Does caffeine improve your workout?

Does caffeine improve your workout? Your genes may decide

Caffeine has been getting a lot of hype in recent years but does caffeine improve your workout? Even with a wealth of current research and literature backing the claims that caffeine is a good pre-workout supplement, there are people who disagree with its usage and/or disagree with its effectiveness. Muhdo have run a small research study to see what, if anything, they could find. But before that let us have a brief overview of caffeine.

Overview

Caffeine has long been known to be a stimulant and is used in nearly all forms of pre-workout and energy type drinks. Most companies are now going for a more natural form of caffeine.

Natural forms of caffeine you may see on the back of a drink/food.

  • Coffee plant seed
  • Tea Bush
  • Kola nut
  • Yerba mate
  • Guarana
  • Guayusa
  • Yaupon holly.

Caffeine stimulates the central nervous system (CNS), which improves focus and prevents drowsiness increasing alertness. Caffeine is found in a wide variety of foods and drinks. Muhdo found that 80% of people the UK consume caffeine daily, that figure is up to 90% across the pond in the USA, making it the most widely used psychoactive drug in the world.

Caffeine can physiologically stimulate the body and can prevent mental and physical fatigue. It can increase thinking processes and improves focus, the amount of caffeine needed to produce this depends on the person’s tolerance and size. There have been a wealth of studies backing up caffeine usage in improving performance in sportsmen and women, however, it has to be said that this has been dosage dependant. Higher dosages can lead to rapid heartbeat and anxiety which can lead to a loss in athletic performance.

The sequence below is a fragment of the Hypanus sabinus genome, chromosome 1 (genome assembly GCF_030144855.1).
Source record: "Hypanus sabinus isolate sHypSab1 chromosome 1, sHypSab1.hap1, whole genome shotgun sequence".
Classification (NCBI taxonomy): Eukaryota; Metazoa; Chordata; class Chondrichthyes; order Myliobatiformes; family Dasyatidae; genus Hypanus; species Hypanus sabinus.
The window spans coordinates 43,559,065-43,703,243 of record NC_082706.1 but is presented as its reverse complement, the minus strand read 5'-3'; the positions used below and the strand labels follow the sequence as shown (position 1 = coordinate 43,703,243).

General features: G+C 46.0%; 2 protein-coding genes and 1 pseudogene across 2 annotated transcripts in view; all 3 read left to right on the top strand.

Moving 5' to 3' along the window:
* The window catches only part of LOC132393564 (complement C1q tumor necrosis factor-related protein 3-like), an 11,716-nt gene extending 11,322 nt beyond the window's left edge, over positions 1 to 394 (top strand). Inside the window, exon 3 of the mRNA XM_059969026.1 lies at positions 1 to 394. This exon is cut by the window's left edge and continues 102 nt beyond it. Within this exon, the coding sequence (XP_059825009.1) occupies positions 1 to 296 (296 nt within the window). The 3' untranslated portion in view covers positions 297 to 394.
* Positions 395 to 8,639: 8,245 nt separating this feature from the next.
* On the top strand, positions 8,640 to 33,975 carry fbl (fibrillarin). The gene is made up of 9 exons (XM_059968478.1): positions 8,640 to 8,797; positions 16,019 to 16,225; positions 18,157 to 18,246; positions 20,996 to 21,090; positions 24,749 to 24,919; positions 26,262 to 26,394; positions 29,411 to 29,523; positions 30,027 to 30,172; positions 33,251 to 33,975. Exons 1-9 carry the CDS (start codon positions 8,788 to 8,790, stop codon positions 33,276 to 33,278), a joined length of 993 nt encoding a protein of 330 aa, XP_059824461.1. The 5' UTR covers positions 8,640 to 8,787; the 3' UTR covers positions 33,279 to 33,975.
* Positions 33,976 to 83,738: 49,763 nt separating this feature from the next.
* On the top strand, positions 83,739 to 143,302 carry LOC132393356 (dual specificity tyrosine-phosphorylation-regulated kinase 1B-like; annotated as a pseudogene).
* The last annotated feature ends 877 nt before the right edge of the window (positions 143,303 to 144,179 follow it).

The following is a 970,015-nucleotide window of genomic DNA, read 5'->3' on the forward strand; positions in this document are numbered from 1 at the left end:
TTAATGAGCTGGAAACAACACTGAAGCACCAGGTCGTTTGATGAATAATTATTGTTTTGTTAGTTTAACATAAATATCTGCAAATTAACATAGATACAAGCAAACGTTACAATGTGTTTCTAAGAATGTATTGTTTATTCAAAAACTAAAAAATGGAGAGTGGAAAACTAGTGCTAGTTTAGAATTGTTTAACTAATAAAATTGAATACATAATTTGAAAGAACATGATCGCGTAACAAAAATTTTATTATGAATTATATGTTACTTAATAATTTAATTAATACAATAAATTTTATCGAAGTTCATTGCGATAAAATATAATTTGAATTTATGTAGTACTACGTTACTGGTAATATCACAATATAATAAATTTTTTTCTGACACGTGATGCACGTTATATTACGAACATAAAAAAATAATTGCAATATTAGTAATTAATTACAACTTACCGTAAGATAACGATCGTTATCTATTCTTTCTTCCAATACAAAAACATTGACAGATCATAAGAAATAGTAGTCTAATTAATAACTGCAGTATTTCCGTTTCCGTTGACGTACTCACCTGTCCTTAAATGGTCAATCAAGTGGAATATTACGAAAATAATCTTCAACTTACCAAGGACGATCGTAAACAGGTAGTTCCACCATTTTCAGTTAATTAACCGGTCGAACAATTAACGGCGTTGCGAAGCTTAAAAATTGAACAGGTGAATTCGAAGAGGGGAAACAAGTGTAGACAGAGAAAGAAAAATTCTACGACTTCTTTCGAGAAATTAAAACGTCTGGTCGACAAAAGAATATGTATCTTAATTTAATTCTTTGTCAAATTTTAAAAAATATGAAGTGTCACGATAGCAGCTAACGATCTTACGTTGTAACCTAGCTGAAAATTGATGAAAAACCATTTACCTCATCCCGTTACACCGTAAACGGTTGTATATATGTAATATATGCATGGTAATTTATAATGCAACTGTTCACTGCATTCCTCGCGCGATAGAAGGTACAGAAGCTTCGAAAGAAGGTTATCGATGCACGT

Caffeine positives

  • Improves cognitive function, increasing alertness and improving focus
  • Improves athletic performance boosting both mental and physical attributes
  • Given the correct dosage, it can lower the risk of both diabetes and cardiovascular disease
  • Speeds up metabolic rate
  • Suppresses appetite.

Caffeine negatives

  • Can become addictive
  • May cause anxiety and dependence
  • Withdrawal symptoms
  • Increase heart rate
  • Increases blood pressure
  • High dosages reduce fine motor control
  • Insomnia.

High dosages are normally considered anything that is over 1000mg (1g) of synthetic caffeine, to put that in perspective most energy drinks are anything from 80mg-200mg per drink.

Overdose is highly unlikely, it depends on an individual’s tolerance but to be lethal a dosage of 150mg-200mg/kg is required. That would mean about 67 cans of Red Bull for an 80kg person (around 12,000mg).

So now we have had a look at an overview of caffeine let us get on with the study. Before we start we would like to remind people that have existing health conditions and other concerns should speak with a doctor before partaking in any dietary change to include regular caffeine usage.

Study – Does caffeine improve your workout?

Muhdo got 20 trained individuals (12 male/8 female) all aged between 22-39. Participants completed a trio of tests after a 4-day rest from any strenuous activity, these tests were:

Push-up max (females could choose a knee down version)

MSFT (Bleep test)

Vertical jump test

First, the participants did the exercises without caffeine, they were given a long rest between exercises to ensure they had recovered. They then came back 4 days later and did the same again.

When returning the 10 participants were given 3mg/kg of caffeine via a tablet and the other 10 received a placebo/sugar pill. A 80kg person would have got 240mg of caffeine, post 50minutes and the trio of tests commenced again.

The following are the mean averages of the participants taking the placebo compared to those of the caffeine group.

Push-Up Max

This test suggests that there is some benefit to taking caffeine for muscle endurance. The participants scored a massive 11 reps higher on average on the test. The placebo group also improved on average (that placebo effect creeping in). Only one person in the caffeine group got lower in the 2nd test than in the 1st.

caffeine push up graph